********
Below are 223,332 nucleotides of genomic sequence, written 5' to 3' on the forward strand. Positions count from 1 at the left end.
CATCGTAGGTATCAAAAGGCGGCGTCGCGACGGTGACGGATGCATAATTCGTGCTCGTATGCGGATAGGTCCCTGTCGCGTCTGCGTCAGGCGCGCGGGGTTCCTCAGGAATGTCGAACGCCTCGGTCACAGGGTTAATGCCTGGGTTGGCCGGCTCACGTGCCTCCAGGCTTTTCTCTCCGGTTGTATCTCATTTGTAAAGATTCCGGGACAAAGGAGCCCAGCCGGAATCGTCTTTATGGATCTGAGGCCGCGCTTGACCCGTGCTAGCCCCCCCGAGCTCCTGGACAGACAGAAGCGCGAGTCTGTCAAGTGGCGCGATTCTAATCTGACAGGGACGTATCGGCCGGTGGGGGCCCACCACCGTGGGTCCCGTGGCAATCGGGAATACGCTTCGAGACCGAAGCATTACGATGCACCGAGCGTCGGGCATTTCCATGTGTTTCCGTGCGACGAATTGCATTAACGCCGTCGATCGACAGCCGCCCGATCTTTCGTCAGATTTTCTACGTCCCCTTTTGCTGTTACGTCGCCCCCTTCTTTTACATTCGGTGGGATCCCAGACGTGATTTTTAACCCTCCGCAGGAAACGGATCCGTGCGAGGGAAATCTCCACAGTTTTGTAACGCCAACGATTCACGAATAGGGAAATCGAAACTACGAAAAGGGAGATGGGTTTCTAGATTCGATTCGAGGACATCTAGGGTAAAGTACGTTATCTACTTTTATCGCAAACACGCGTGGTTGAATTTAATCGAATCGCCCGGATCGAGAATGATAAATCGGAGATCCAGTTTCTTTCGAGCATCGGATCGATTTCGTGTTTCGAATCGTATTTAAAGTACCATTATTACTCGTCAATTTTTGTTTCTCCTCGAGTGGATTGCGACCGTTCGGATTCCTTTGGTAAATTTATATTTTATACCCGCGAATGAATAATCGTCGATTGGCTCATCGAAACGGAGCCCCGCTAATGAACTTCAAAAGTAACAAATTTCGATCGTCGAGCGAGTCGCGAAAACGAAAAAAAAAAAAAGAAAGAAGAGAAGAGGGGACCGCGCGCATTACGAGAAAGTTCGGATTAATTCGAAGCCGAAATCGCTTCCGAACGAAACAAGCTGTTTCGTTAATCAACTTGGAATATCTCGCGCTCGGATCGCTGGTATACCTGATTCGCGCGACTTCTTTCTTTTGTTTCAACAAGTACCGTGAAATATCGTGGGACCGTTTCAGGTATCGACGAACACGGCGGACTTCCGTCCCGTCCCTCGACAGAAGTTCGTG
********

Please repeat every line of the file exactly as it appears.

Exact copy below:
Below are 223,332 nucleotides of genomic sequence, written 5' to 3' on the forward strand. Positions count from 1 at the left end.
CATCGTAGGTATCAAAAGGCGGCGTCGCGACGGTGACGGATGCATAATTCGTGCTCGTATGCGGATAGGTCCCTGTCGCGTCTGCGTCAGGCGCGCGGGGTTCCTCAGGAATGTCGAACGCCTCGGTCACAGGGTTAATGCCTGGGTTGGCCGGCTCACGTGCCTCCAGGCTTTTCTCTCCGGTTGTATCTCATTTGTAAAGATTCCGGGACAAAGGAGCCCAGCCGGAATCGTCTTTATGGATCTGAGGCCGCGCTTGACCCGTGCTAGCCCCCCCGAGCTCCTGGACAGACAGAAGCGCGAGTCTGTCAAGTGGCGCGATTCTAATCTGACAGGGACGTATCGGCCGGTGGGGGCCCACCACCGTGGGTCCCGTGGCAATCGGGAATACGCTTCGAGACCGAAGCATTACGATGCACCGAGCGTCGGGCATTTCCATGTGTTTCCGTGCGACGAATTGCATTAACGCCGTCGATCGACAGCCGCCCGATCTTTCGTCAGATTTTCTACGTCCCCTTTTGCTGTTACGTCGCCCCCTTCTTTTACATTCGGTGGGATCCCAGACGTGATTTTTAACCCTCCGCAGGAAACGGATCCGTGCGAGGGAAATCTCCACAGTTTTGTAACGCCAACGATTCACGAATAGGGAAATCGAAACTACGAAAAGGGAGATGGGTTTCTAGATTCGATTCGAGGACATCTAGGGTAAAGTACGTTATCTACTTTTATCGCAAACACGCGTGGTTGAATTTAATCGAATCGCCCGGATCGAGAATGATAAATCGGAGATCCAGTTTCTTTCGAGCATCGGATCGATTTCGTGTTTCGAATCGTATTTAAAGTACCATTATTACTCGTCAATTTTTGTTTCTCCTCGAGTGGATTGCGACCGTTCGGATTCCTTTGGTAAATTTATATTTTATACCCGCGAATGAATAATCGTCGATTGGCTCATCGAAACGGAGCCCCGCTAATGAACTTCAAAAGTAACAAATTTCGATCGTCGAGCGAGTCGCGAAAACGAAAAAAAAAAAAAGAAAGAAGAGAAGAGGGGACCGCGCGCATTACGAGAAAGTTCGGATTAATTCGAAGCCGAAATCGCTTCCGAACGAAACAAGCTGTTTCGTTAATCAACTTGGAATATCTCGCGCTCGGATCGCTGGTATACCTGATTCGCGCGACTTCTTTCTTTTGTTTCAACAAGTACCGTGAAATATCGTGGGACCGTTTCAGGTATCGACGAACACGGCGGACTTCCGTCCCGTCCCTCGACAGAAGTTCGTG